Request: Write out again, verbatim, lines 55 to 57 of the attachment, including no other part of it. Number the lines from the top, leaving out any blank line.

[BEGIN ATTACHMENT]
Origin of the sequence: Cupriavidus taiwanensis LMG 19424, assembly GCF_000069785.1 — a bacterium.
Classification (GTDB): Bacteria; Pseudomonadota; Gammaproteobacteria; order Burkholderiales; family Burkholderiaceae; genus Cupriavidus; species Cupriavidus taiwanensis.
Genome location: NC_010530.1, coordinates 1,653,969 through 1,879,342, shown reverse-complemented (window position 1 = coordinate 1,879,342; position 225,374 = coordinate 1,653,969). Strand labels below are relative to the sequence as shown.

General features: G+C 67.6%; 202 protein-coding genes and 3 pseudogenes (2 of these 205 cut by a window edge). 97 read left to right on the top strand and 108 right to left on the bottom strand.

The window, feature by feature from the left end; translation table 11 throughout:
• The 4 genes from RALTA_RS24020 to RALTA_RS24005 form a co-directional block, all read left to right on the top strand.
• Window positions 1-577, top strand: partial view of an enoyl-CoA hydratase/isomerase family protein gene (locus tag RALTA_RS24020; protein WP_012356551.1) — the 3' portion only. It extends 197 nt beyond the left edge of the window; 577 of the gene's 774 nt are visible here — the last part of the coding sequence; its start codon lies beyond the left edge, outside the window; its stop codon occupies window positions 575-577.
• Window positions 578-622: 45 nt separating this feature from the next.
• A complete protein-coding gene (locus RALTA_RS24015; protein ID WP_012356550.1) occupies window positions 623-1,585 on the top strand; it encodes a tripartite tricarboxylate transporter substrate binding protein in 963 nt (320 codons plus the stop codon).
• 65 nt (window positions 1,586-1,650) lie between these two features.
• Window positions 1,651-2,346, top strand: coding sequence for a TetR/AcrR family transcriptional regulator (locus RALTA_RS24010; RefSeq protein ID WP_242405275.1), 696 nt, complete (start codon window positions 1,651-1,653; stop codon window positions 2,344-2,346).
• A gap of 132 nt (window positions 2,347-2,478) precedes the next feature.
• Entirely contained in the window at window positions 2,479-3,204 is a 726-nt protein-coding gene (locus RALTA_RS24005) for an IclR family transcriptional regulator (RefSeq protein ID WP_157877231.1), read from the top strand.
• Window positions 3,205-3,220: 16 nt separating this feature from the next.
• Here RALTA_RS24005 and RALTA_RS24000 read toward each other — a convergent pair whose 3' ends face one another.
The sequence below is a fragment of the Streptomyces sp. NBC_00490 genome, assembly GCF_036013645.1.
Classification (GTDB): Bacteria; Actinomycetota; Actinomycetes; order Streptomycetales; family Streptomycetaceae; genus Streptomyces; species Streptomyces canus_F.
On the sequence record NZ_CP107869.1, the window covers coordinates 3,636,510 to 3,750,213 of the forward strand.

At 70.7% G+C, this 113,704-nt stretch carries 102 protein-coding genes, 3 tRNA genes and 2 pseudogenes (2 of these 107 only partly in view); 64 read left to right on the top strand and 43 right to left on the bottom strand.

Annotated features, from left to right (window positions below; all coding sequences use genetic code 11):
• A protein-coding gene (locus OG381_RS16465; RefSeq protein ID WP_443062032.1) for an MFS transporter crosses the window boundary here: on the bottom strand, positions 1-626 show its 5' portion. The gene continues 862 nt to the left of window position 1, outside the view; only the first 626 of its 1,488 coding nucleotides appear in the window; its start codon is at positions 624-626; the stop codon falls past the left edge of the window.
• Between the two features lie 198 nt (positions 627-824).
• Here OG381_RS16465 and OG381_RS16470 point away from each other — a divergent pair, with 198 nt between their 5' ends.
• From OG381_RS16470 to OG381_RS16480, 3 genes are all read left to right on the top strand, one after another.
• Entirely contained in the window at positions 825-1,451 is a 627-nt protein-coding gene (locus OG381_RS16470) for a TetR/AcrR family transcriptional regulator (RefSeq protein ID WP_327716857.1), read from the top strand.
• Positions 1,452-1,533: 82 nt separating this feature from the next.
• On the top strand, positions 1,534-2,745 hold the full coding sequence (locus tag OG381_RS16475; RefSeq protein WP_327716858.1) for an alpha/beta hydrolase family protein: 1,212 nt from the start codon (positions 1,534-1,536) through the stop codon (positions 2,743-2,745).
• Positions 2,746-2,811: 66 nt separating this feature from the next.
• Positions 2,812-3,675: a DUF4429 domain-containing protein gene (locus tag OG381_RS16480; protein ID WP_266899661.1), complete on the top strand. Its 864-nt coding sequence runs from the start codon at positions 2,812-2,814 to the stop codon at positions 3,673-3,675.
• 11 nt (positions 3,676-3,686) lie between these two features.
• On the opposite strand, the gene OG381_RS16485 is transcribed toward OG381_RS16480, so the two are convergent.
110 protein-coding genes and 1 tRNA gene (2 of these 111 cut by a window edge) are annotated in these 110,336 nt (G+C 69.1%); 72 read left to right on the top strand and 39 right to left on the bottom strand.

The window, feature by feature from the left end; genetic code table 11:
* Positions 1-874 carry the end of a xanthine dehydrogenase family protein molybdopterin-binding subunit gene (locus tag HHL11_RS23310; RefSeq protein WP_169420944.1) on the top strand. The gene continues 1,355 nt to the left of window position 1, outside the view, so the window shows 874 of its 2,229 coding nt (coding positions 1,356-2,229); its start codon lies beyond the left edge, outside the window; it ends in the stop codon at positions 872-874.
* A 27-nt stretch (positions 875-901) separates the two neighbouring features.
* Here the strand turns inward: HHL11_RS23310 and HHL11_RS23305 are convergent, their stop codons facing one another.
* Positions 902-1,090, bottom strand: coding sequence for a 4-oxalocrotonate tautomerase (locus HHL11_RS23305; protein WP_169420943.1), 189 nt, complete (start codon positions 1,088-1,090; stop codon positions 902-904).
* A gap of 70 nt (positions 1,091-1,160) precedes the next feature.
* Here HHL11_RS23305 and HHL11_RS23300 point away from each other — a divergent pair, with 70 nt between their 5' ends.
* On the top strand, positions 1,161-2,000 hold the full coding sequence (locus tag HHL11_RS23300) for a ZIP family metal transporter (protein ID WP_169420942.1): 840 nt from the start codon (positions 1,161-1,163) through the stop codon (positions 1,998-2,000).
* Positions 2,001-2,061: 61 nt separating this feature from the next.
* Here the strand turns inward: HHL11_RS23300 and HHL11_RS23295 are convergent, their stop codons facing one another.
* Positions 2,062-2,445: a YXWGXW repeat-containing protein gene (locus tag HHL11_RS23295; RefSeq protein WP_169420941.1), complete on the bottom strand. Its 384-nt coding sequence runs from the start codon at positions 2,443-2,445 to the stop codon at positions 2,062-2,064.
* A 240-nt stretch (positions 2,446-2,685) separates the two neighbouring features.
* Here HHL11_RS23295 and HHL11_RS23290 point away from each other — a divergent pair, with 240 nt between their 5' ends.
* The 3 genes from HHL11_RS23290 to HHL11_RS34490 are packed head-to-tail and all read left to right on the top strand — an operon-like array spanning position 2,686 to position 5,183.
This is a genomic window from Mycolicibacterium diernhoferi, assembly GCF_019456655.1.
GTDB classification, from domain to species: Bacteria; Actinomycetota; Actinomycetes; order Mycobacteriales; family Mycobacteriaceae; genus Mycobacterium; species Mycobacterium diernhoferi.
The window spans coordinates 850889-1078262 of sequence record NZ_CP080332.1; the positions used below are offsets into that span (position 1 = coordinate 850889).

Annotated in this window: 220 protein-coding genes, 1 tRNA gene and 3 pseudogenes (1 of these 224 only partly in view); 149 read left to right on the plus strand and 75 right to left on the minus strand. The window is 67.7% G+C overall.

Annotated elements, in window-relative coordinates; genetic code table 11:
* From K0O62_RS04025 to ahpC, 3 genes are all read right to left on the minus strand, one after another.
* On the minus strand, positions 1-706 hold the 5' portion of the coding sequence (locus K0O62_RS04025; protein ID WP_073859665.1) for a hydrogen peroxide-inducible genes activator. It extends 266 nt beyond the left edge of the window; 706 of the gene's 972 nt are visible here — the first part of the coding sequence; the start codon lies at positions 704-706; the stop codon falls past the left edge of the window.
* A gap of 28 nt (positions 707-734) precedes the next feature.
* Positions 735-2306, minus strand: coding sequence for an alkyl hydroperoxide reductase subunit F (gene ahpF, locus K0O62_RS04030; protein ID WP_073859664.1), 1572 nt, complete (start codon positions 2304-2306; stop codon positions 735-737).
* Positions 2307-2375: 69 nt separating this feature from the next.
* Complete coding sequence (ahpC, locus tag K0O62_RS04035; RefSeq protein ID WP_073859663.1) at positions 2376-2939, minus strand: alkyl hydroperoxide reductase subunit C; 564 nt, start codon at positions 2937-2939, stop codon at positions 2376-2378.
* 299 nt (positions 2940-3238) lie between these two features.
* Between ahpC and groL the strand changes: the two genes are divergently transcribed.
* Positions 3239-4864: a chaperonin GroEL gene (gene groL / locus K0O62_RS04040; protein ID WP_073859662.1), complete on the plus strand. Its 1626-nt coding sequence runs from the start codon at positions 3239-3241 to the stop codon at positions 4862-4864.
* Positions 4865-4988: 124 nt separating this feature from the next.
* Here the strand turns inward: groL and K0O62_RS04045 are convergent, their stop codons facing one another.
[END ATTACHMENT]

* Positions 735-2306, minus strand: coding sequence for an alkyl hydroperoxide reductase subunit F (gene ahpF, locus K0O62_RS04030; protein ID WP_073859664.1), 1572 nt, complete (start codon positions 2304-2306; stop codon positions 735-737).
* Positions 2307-2375: 69 nt separating this feature from the next.
* Complete coding sequence (ahpC, locus tag K0O62_RS04035; RefSeq protein ID WP_073859663.1) at positions 2376-2939, minus strand: alkyl hydroperoxide reductase subunit C; 564 nt, start codon at positions 2937-2939, stop codon at positions 2376-2378.